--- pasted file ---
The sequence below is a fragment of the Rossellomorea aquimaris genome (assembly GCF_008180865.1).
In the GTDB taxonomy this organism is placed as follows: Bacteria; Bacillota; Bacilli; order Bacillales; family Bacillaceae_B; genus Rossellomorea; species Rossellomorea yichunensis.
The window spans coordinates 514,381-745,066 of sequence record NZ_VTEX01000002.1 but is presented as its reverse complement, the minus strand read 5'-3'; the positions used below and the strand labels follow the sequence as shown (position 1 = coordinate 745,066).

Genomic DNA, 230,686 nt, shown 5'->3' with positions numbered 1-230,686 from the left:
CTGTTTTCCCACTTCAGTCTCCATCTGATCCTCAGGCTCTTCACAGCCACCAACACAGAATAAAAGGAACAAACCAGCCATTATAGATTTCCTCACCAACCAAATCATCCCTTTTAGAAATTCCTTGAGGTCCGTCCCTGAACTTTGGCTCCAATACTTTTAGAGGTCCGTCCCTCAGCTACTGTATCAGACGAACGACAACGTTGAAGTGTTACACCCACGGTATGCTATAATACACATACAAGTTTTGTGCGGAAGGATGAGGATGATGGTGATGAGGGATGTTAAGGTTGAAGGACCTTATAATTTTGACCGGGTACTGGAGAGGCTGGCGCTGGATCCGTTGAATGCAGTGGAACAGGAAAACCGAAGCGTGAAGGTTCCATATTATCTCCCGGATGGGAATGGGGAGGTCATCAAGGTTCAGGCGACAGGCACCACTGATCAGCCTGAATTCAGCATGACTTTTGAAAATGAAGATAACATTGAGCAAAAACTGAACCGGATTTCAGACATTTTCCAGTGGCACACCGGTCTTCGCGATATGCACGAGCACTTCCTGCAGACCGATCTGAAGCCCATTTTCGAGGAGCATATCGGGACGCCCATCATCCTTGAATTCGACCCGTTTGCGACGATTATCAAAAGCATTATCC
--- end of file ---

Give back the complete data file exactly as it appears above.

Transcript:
The sequence below is a fragment of the Rossellomorea aquimaris genome (assembly GCF_008180865.1).
In the GTDB taxonomy this organism is placed as follows: Bacteria; Bacillota; Bacilli; order Bacillales; family Bacillaceae_B; genus Rossellomorea; species Rossellomorea yichunensis.
The window spans coordinates 514,381-745,066 of sequence record NZ_VTEX01000002.1 but is presented as its reverse complement, the minus strand read 5'-3'; the positions used below and the strand labels follow the sequence as shown (position 1 = coordinate 745,066).

Genomic DNA, 230,686 nt, shown 5'->3' with positions numbered 1-230,686 from the left:
CTGTTTTCCCACTTCAGTCTCCATCTGATCCTCAGGCTCTTCACAGCCACCAACACAGAATAAAAGGAACAAACCAGCCATTATAGATTTCCTCACCAACCAAATCATCCCTTTTAGAAATTCCTTGAGGTCCGTCCCTGAACTTTGGCTCCAATACTTTTAGAGGTCCGTCCCTCAGCTACTGTATCAGACGAACGACAACGTTGAAGTGTTACACCCACGGTATGCTATAATACACATACAAGTTTTGTGCGGAAGGATGAGGATGATGGTGATGAGGGATGTTAAGGTTGAAGGACCTTATAATTTTGACCGGGTACTGGAGAGGCTGGCGCTGGATCCGTTGAATGCAGTGGAACAGGAAAACCGAAGCGTGAAGGTTCCATATTATCTCCCGGATGGGAATGGGGAGGTCATCAAGGTTCAGGCGACAGGCACCACTGATCAGCCTGAATTCAGCATGACTTTTGAAAATGAAGATAACATTGAGCAAAAACTGAACCGGATTTCAGACATTTTCCAGTGGCACACCGGTCTTCGCGATATGCACGAGCACTTCCTGCAGACCGATCTGAAGCCCATTTTCGAGGAGCATATCGGGACGCCCATCATCCTTGAATTCGACCCGTTTGCGACGATTATCAAAAGCATTATCC